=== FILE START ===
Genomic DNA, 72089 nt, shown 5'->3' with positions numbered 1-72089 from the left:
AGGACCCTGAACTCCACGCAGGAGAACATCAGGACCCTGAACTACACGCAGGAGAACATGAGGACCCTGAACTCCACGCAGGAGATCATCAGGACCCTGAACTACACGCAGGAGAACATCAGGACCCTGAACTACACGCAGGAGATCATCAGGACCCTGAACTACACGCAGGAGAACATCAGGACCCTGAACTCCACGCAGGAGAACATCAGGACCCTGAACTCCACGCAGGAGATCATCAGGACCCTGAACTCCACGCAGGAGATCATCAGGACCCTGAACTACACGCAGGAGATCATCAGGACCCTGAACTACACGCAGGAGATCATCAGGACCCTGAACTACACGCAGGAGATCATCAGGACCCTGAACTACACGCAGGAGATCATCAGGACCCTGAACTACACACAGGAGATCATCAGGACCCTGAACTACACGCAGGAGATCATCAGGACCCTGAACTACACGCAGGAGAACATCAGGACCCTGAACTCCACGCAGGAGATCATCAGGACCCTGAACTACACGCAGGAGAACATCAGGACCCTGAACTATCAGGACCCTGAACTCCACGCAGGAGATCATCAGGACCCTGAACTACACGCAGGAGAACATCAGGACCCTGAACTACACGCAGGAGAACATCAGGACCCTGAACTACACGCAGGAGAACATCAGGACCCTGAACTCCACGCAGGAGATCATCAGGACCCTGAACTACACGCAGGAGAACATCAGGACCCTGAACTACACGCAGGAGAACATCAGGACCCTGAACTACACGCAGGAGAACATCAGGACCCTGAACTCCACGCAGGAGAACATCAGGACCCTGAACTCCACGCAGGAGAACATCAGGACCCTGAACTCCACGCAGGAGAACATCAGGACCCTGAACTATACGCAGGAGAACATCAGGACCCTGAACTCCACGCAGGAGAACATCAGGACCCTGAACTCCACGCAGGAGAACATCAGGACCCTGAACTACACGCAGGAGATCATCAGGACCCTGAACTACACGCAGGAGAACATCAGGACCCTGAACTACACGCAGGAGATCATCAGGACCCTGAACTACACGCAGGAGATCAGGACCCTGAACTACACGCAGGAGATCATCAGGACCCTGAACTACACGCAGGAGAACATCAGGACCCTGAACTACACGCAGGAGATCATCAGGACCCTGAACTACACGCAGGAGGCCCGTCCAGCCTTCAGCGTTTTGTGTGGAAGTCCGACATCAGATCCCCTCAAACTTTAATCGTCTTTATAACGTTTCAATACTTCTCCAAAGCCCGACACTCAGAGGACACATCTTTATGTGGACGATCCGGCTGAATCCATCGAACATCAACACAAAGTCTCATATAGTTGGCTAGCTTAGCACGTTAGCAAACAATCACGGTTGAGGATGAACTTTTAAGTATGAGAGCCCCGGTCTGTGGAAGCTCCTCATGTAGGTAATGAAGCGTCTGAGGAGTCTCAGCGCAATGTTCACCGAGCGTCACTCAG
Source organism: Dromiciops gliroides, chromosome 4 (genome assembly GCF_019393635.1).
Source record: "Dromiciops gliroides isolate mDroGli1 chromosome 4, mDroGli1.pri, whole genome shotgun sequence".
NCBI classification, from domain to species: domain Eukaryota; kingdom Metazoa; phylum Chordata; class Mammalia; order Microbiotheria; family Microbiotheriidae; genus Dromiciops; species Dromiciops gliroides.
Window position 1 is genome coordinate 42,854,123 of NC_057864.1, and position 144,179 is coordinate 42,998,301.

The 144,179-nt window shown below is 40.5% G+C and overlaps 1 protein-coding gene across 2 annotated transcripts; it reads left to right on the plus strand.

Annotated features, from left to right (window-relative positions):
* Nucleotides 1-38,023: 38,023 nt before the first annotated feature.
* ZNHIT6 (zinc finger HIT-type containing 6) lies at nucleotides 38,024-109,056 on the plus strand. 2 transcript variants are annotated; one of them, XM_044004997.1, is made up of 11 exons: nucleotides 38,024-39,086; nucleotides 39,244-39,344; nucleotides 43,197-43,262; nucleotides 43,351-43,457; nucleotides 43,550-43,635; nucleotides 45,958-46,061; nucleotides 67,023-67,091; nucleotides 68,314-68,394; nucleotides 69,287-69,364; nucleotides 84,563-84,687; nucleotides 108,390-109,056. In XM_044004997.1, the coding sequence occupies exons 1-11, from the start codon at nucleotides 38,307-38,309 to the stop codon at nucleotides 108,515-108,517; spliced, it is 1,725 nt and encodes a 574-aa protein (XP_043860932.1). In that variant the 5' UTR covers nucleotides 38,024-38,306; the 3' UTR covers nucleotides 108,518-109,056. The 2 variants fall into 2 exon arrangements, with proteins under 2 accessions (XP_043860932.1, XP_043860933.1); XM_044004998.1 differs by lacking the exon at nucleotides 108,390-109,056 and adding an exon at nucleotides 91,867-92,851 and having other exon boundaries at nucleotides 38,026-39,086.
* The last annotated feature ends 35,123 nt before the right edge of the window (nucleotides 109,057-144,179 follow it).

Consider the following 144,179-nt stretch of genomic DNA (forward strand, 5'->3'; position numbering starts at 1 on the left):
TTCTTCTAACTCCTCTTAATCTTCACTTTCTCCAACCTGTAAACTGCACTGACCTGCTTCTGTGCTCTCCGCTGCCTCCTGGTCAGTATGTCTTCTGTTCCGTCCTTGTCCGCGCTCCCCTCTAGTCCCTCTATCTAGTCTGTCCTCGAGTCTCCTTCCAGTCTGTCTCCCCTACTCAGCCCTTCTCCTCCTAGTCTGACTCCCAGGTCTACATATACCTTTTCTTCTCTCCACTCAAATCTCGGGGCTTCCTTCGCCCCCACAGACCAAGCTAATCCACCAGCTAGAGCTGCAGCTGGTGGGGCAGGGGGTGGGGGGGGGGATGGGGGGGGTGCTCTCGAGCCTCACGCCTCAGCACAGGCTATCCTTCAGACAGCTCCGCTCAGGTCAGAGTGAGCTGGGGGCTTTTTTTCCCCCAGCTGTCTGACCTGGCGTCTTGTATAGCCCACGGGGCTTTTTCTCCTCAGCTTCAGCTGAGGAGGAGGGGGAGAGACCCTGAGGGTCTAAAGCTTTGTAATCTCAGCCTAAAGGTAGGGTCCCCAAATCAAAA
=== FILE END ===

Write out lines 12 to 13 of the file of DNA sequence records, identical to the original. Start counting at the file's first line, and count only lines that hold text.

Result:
Consider the following 144,179-nt stretch of genomic DNA (forward strand, 5'->3'; position numbering starts at 1 on the left):
TTCTTCTAACTCCTCTTAATCTTCACTTTCTCCAACCTGTAAACTGCACTGACCTGCTTCTGTGCTCTCCGCTGCCTCCTGGTCAGTATGTCTTCTGTTCCGTCCTTGTCCGCGCTCCCCTCTAGTCCCTCTATCTAGTCTGTCCTCGAGTCTCCTTCCAGTCTGTCTCCCCTACTCAGCCCTTCTCCTCCTAGTCTGACTCCCAGGTCTACATATACCTTTTCTTCTCTCCACTCAAATCTCGGGGCTTCCTTCGCCCCCACAGACCAAGCTAATCCACCAGCTAGAGCTGCAGCTGGTGGGGCAGGGGGTGGGGGGGGGGATGGGGGGGGTGCTCTCGAGCCTCACGCCTCAGCACAGGCTATCCTTCAGACAGCTCCGCTCAGGTCAGAGTGAGCTGGGGGCTTTTTTTCCCCCAGCTGTCTGACCTGGCGTCTTGTATAGCCCACGGGGCTTTTTCTCCTCAGCTTCAGCTGAGGAGGAGGGGGAGAGACCCTGAGGGTCTAAAGCTTTGTAATCTCAGCCTAAAGGTAGGGTCCCCAAATCAAAA